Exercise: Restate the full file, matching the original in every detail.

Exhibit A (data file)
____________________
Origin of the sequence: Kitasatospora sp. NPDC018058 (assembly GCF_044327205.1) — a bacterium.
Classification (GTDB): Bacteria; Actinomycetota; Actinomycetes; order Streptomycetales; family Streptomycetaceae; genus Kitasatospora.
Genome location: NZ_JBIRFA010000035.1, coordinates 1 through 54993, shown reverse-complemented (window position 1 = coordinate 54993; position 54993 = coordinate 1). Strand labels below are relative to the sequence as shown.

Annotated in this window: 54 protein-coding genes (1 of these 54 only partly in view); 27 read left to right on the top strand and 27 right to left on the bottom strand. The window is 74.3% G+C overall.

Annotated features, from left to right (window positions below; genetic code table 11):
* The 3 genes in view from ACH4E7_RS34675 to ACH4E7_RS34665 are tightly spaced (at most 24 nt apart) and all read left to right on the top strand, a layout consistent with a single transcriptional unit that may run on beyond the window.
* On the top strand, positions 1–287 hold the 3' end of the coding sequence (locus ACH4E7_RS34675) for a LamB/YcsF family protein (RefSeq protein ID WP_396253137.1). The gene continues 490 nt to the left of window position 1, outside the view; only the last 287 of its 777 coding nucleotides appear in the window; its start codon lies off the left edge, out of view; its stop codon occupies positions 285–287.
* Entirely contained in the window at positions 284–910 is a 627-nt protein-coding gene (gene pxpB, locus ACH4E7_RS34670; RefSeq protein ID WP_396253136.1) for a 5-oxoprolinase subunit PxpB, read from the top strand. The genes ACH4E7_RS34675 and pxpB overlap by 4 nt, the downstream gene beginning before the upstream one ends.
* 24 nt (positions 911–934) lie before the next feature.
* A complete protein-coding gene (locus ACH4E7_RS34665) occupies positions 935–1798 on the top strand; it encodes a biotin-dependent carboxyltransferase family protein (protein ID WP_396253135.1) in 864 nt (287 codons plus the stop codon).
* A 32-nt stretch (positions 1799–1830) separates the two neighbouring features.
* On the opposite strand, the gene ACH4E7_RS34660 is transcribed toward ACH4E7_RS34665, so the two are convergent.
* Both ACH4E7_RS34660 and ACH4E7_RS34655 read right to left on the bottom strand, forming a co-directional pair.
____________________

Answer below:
Origin of the sequence: Kitasatospora sp. NPDC018058 (assembly GCF_044327205.1) — a bacterium.
Classification (GTDB): Bacteria; Actinomycetota; Actinomycetes; order Streptomycetales; family Streptomycetaceae; genus Kitasatospora.
Genome location: NZ_JBIRFA010000035.1, coordinates 1 through 54993, shown reverse-complemented (window position 1 = coordinate 54993; position 54993 = coordinate 1). Strand labels below are relative to the sequence as shown.

Annotated in this window: 54 protein-coding genes (1 of these 54 only partly in view); 27 read left to right on the top strand and 27 right to left on the bottom strand. The window is 74.3% G+C overall.

Annotated features, from left to right (window positions below; genetic code table 11):
* The 3 genes in view from ACH4E7_RS34675 to ACH4E7_RS34665 are tightly spaced (at most 24 nt apart) and all read left to right on the top strand, a layout consistent with a single transcriptional unit that may run on beyond the window.
* On the top strand, positions 1–287 hold the 3' end of the coding sequence (locus ACH4E7_RS34675) for a LamB/YcsF family protein (RefSeq protein ID WP_396253137.1). The gene continues 490 nt to the left of window position 1, outside the view; only the last 287 of its 777 coding nucleotides appear in the window; its start codon lies off the left edge, out of view; its stop codon occupies positions 285–287.
* Entirely contained in the window at positions 284–910 is a 627-nt protein-coding gene (gene pxpB, locus ACH4E7_RS34670; RefSeq protein ID WP_396253136.1) for a 5-oxoprolinase subunit PxpB, read from the top strand. The genes ACH4E7_RS34675 and pxpB overlap by 4 nt, the downstream gene beginning before the upstream one ends.
* 24 nt (positions 911–934) lie before the next feature.
* A complete protein-coding gene (locus ACH4E7_RS34665) occupies positions 935–1798 on the top strand; it encodes a biotin-dependent carboxyltransferase family protein (protein ID WP_396253135.1) in 864 nt (287 codons plus the stop codon).
* A 32-nt stretch (positions 1799–1830) separates the two neighbouring features.
* On the opposite strand, the gene ACH4E7_RS34660 is transcribed toward ACH4E7_RS34665, so the two are convergent.
* Both ACH4E7_RS34660 and ACH4E7_RS34655 read right to left on the bottom strand, forming a co-directional pair.